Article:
Monitoring Japanese Soy Sauce Color via Spectrophotometry


Posted on September 5, 2017

“My mother always kept a gallon of Kikkoman Soy Sauce in the kitchen cubby,” writes Jenny Lee-Adrian. Whether preparing marinades, dipping sauces, or fried rice, the Kikkoman was an ever-present part of cooking in Lee-Adrian’s household. It wasn’t until years later, when she began cooking for herself that she realized there was a world of Japanese soy sauces out there beyond her mother’s beloved Kikkoman and these sauces can “vary wildly in flavor, texture, and appearance.”1

Indeed, as Florence Fabricant wrote over 20 years ago, “Soy sauce has many personalities. Its saltiness can vary from breathtakingly intense to mellow and muted. Its consistency ranges from watery to viscous.”2 This diversity makes Japanese soy sauces ideally suited for a broad variety of uses, whether you’re looking for a dark saishikomi or a light usukuchi. The varied usability of soy sauces combined with an increased propensity of consumers to eat at home and a growing body of research confirming the health benefits of soy help to explain why the soy sauce market is forecasted to increase significantly in the coming years.3

As the soy sauce market expands and consumers become more informed about soy sauce options, manufacturers must remain vigilant in monitoring the quality of their products to ensure they meet both industry and customer standards. As such, integrating spectrophotometric color measurement is an increasingly vital part of soy sauce production, even for those companies using time-honored, traditional methods of manufacturing.

The Creation of Soy Sauce Color

Soy sauces come by their color in a variety of ways. Many American manufacturers, for example, eschew traditional manufacturing methods in favor of “mixing soy protein with water, corn syrup, salt, and caramel color.” This produces a harsh and unappealing products that have little in common with fine soy sauces produced by Japanese companies. The highest quality soy sauces, on the other hand, use no artificial colorants. Instead, their trademark hues are entirely the natural result of traditional ingredients and fermentation-based processing methods. According to Kikkoman, one of the most renowned producers of soy sauce in the world:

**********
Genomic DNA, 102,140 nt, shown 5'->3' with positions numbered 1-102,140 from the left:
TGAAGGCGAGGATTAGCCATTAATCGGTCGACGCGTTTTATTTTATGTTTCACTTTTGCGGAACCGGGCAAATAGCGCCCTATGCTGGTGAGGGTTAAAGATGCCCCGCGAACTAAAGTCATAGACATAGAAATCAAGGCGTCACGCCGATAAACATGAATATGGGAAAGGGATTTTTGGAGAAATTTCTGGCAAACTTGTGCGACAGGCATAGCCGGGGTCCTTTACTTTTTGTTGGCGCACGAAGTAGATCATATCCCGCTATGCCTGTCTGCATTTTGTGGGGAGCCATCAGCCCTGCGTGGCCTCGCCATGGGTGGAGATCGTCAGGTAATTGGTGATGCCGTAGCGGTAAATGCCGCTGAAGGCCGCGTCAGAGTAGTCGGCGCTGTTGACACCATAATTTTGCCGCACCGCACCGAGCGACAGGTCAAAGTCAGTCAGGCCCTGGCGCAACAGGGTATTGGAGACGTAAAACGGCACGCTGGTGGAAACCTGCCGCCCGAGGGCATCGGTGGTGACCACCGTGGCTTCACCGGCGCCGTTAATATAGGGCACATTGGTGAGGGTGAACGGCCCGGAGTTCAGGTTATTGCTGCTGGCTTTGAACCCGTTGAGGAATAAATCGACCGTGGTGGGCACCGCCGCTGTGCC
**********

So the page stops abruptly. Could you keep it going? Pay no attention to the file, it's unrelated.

The superb color unique to soy sauce is the result of the Maillard Reaction, which begins two or three months after brewing starts. In this reaction, glucose and other sugars combine with amino acids to produce a brown pigment called melanoidin. which gives soy sauce its beautiful color.4  

In other words, soy sauce grows darker as oxidation occurs, which means that manufacturers must carefully monitor processing to reach the desired level of coloration naturally, without resorting to artificial colorants. Although raw ingredient ratios and processing methods vary depending on the type of soy sauce being produced, the Maillard reaction is a primary component of color production in all soy sauce types.

Soy Sauce Color as an Indication of Quality and Usability

The Maillard reaction, however, doesn’t just affect color; it also has a significant impact on taste and aroma. As such, color in high-quality soy sauces isn’t simply a matter of aesthetics, but also acts as an important indicator of overall quality and usability. In fact, color is so important that it is perhaps the most important criteria used by the Japanese Soy Sauce Association to determine soy sauce grade.

Soy sauce grade and color have a deep impact on consumer perception, saleability, and product use. While koikuchi, a darkly colored sauce, is by far the most popular soy sauce in Japan, the lighter-colored usukuchi sauce is preferred by many in the Kyoto region. As Makiko Itoh points out, “In traditional Kyo-ryori (Kyoto cuisine), which has its origins in refined imperial court cooking, dark colored koikuchi soy sauce is considered déclassé and ruins the flavor and appearance of food.”5 Manufacturers must adjust their processing methods to achieve the precise kind and quality of soy sauce they are seeking, whether they are looking to produce tamari, which gives dishes a “burnished reddish-brown color and shine” or shiro, which adds flavor but not color.

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